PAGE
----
It began as a simple enough idea. Freelance designer Kyle Costill decided in summer 2011 to film some musician friends performing in his Oaklyn, N.J., backyard. With plans to shoot one web video a month, he hoped the changing of the seasons would put indie rock in an ever-evolving context.
That didn’t quite go as planned: Ultimately, the backyard looked and felt like the same backyard. But the part about taking music out of the rock club and out of doors was a success, and the newly branded Bands in the Backyard project was born.
BITBY produced a remarkable string of videos its first year, some 180 at last count. The monthly shoots at Costill’s home have showcased experimental space-rock outfit Arc in Round and riot-grrrl-inspired trio Break It Up, to name two. Soon, they branched out to other locations for mini-features: a Bartram’s Garden sit-down with the distillers at Art in the Age; a lively reading by comedian Juliet Hope Wayne; a blurry, massively excited clip from Meek Mill’s 25th-birthday concert at Union Transfer. If BITBY is out on the town, they’re probably filming it, with most of the video by Costill and his partner David Kain.
These days every music fan with a camera and a Vimeo account wants to make their own Black Cab Sessions. But rather than chasing the Arcade Fires of the world, BITBY’s focus is the local music and arts scene first, grabbing the occasional small-time touring band (Metz, for instance) a distant second. Their 40,000 or so YouTube views may seem modest, but considering the project’s aim, it’s actually kind of impressive.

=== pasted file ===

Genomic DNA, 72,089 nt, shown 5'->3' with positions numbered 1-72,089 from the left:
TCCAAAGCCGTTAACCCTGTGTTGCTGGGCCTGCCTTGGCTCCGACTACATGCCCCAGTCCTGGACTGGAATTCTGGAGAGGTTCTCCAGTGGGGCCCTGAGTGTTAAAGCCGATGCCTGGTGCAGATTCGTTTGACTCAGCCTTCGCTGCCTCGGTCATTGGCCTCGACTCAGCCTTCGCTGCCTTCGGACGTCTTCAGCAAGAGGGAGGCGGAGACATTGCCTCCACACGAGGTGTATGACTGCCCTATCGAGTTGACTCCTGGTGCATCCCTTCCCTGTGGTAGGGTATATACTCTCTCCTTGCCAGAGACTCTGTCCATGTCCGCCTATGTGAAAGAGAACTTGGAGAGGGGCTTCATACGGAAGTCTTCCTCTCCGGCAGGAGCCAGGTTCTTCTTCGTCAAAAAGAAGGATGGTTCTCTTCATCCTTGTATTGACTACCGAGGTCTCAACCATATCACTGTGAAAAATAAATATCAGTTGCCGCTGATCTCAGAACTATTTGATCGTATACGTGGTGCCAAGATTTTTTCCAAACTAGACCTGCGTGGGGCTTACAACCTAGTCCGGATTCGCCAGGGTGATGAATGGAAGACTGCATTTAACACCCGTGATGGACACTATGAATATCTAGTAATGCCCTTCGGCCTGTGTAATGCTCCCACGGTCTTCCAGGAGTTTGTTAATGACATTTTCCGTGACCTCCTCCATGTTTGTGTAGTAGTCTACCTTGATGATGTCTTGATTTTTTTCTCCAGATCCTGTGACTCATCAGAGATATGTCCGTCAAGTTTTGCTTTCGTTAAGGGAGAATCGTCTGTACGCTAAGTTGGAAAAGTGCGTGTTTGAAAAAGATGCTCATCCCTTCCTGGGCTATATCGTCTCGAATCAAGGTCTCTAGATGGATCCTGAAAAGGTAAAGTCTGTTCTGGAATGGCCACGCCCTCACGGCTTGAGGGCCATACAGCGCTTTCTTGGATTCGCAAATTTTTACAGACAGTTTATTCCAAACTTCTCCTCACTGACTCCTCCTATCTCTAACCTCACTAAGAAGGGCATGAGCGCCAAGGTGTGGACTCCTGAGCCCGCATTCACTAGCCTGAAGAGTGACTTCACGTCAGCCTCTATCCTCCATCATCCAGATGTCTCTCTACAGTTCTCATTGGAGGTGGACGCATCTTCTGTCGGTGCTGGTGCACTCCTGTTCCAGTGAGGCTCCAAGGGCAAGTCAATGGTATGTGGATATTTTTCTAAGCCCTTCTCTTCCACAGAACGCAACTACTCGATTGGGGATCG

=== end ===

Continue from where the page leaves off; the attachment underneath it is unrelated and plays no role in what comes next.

Talking with folks about BITBY, I find naysayers who ask, “What’s the point? They’re just working with bands people haven’t heard of.” I say that’s exactly the point.
This tiny cassette-based label is building a cool little scene around their lo-fi bands’ small shows and handmade albums.
Last year he gave us The Plague, his “song cycle of apocalyptic vignettes” that included parts for a string quartet. This year he released Siddiqah, a two-song EP including an epic 15-minute track that feels like a movie. Very composed. Very cool.
Made in America
The doomsayers were legion, but Jay-Z’s gigantic, two-day, multi-stage concert delivered on its promise of big names (Kanye, Pearl Jam, etc.) and a boost to the local economy (a reported approximate $10 million).
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